In the face of heightened global crises, Amideast acknowledges that the most underserved communities, including people with disabilities, are at higher risk of increased vulnerability, limited access to resources, disrupted education, and social stigma. As we navigate these challenges globally, Amideast remains committed to advancing sustainable development goals for PwDs and ensuring that they are not left behind.
Our priority is to champion employment readiness for PwDs through expanding access to higher education and skills building. We work directly with employers to meet disability inclusion standards and promote workplace environments that value the unique contributions of persons with disabilities. Our programs seek to remove obstacles that impede PwDs in the Middle East and North Africa (MENA) region from achieving their goals and acquiring the knowledge and skills they need to contribute meaningfully to their communities.
Through the U.S.-Egypt Higher Education Initiative (HEI)’s Public University Scholarships program, Amideast has facilitated the establishment of fully integrated disability centers at 20 Egyptian universities. These centers serve as crucial hubs that provide advocacy, resources, and accommodations for students with disabilities, supporting them to excel in their academic pursuits and prepare for successful careers.
Our students’ achievements are a testament to our commitment to fostering educational environments and workplaces where PwDs can thrive. Among them is Hussein M. Oraby, one of nearly 50 young Egyptians with disabilities who received HEI scholarships.
Hussein, who is visually impaired, completed a degree in media studies, including a semester abroad at the University of Illinois Urbana-Champaign, and is now pursuing a master’s degree in marketing, AI, and accessibility at the Stanford Institute of Technology. He also founded Smart Disability Society, a startup that is dedicated to empowering PwDs through an accessible platform for freelancing and learning, as well as by manufacturing affordable assistive devices that enable them to live independently.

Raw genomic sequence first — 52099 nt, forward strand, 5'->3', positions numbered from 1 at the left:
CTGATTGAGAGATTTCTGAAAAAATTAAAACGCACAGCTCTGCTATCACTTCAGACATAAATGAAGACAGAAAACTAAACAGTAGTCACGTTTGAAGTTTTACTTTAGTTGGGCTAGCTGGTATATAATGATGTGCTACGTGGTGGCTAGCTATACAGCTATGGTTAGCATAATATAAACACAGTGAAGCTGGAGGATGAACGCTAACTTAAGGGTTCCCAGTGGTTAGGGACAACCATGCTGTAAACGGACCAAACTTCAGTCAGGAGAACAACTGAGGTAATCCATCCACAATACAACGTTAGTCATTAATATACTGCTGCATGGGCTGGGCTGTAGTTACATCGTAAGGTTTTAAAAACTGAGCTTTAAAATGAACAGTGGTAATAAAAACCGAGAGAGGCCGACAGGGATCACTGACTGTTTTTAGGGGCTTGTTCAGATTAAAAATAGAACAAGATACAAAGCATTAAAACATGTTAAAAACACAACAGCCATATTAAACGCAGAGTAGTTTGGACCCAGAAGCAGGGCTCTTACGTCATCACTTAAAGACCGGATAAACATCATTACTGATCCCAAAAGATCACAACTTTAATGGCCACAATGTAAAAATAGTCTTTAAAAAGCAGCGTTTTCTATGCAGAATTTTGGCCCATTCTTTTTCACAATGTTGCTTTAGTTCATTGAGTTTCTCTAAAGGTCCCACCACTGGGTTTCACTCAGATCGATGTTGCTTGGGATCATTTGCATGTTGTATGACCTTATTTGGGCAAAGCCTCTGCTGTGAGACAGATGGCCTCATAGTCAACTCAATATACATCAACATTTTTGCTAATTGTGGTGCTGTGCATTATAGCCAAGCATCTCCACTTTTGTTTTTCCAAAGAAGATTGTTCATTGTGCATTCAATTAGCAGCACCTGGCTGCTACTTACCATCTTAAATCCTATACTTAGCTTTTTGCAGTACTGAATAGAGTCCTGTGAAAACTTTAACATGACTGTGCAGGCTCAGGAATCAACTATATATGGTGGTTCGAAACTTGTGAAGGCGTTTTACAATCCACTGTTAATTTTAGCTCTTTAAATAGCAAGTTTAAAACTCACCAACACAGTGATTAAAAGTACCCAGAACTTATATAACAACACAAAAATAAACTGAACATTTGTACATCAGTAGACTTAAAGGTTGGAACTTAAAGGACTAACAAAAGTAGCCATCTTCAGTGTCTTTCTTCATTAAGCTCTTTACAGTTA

“I etched my name in the history books as the first visually impaired student to enroll in the Faculty of Mass Communication's English section, and…I was the first student to join this faculty in the scholarship program,” Hussein is proud to say.
Grateful for the opportunity the HEI scholarship provided him, he adds, “As I march forward, I am determined to leave an indelible mark on society, propelling it toward greater accessibility and understanding to shape a world that truly understands us. It's time to transform the narrative from 'about us without us' to a resounding 'with us and for us.' Let's rewrite the script and build a future where our voices, aspirations, and dreams are not just acknowledged but celebrated.”
International Day of Persons with Disabilities is an opportunity to reflect on the current situation of PwDs and acknowledge the challenges they continue to face. On this day, Amideast reaffirms its commitment to embrace inclusion and diversity, dismantle barriers, and promote the full inclusion of PwDs in our societies.